Turkey attacks Macron's plan to fight radical Islam
The second successive day of Turkish anger at Macron's plan to "liberate Islam in France from foreign influences" adds to a growing list of disputes between the French leader and Turkish President Recep Tayyip Erdogan.
Eighteen months before a French presidential election in which he is expected to face a challenge from the right, Macron last week described Islam as a religion "in crisis" worldwide.
Erdogan's spokesman Ibrahim Kalin said in a tweet that Macron's "dangerous and provocative" vision "encourages Islamophobia and anti-Muslim populism."
The ruling AKP party's spokesman Omer Celik tweeted that Macron's "talk about a 'French Islam' is a dictatorial approach and utter ignorance."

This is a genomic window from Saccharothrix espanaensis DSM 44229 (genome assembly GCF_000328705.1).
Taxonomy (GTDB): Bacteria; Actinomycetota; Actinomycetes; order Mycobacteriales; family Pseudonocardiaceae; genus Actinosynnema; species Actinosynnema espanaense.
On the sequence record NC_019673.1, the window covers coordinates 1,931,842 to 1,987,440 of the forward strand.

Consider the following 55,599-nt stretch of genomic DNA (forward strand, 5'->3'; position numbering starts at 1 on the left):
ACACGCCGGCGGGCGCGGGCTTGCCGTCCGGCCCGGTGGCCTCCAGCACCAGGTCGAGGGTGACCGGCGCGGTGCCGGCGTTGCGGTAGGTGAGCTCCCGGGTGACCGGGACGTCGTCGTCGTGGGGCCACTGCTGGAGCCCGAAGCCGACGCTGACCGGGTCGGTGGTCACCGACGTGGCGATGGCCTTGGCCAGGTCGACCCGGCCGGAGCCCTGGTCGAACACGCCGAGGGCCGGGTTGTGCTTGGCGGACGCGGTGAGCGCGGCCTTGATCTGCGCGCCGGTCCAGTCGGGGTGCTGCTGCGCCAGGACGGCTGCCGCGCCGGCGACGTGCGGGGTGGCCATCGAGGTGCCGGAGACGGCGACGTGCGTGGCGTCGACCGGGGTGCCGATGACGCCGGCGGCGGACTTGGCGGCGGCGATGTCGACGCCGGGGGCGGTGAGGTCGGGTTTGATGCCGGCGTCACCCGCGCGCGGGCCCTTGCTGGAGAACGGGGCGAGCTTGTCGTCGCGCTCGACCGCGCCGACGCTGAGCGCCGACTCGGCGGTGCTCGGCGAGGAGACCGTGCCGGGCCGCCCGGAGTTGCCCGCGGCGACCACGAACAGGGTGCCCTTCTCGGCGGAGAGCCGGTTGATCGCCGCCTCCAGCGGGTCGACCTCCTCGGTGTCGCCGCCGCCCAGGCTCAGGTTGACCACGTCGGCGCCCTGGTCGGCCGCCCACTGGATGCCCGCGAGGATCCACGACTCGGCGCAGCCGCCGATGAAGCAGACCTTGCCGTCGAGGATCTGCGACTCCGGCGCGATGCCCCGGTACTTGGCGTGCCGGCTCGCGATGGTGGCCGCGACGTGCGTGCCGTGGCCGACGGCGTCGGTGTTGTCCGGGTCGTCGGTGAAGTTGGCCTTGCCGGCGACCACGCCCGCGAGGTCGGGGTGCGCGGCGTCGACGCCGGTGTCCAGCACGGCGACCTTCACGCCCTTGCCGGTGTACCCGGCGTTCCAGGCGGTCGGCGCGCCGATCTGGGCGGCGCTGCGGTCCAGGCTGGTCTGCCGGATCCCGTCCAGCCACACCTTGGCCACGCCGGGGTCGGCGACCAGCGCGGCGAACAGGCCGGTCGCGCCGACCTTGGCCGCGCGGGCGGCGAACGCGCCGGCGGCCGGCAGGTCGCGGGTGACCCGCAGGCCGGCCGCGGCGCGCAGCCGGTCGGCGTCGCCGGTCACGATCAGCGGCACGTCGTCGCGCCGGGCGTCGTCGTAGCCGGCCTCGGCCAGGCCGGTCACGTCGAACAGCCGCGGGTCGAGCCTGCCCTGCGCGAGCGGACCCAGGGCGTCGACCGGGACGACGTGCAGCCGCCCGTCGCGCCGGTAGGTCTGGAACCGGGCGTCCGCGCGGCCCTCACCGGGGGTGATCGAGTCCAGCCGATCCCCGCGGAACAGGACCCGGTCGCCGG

"Macron's point of view only provides ideological munitions to terror groups like the Islamic State."
And on Sunday, the Turkish foreign ministry said Macron's initiative would have "grave consequences rather than solve France's problems".
Macron and Erdogan are feuding about maritime rights in the eastern Mediterranean, Libya, Syria and -- most recently -- the escalating conflict in Azerbaijan's Armenian separatist region of Nagorno-Karabakh.
Turkey is a majority Muslim but secular country which is a part of NATO but not the EU, where its membership bid has stalled for decades over a range of disputes.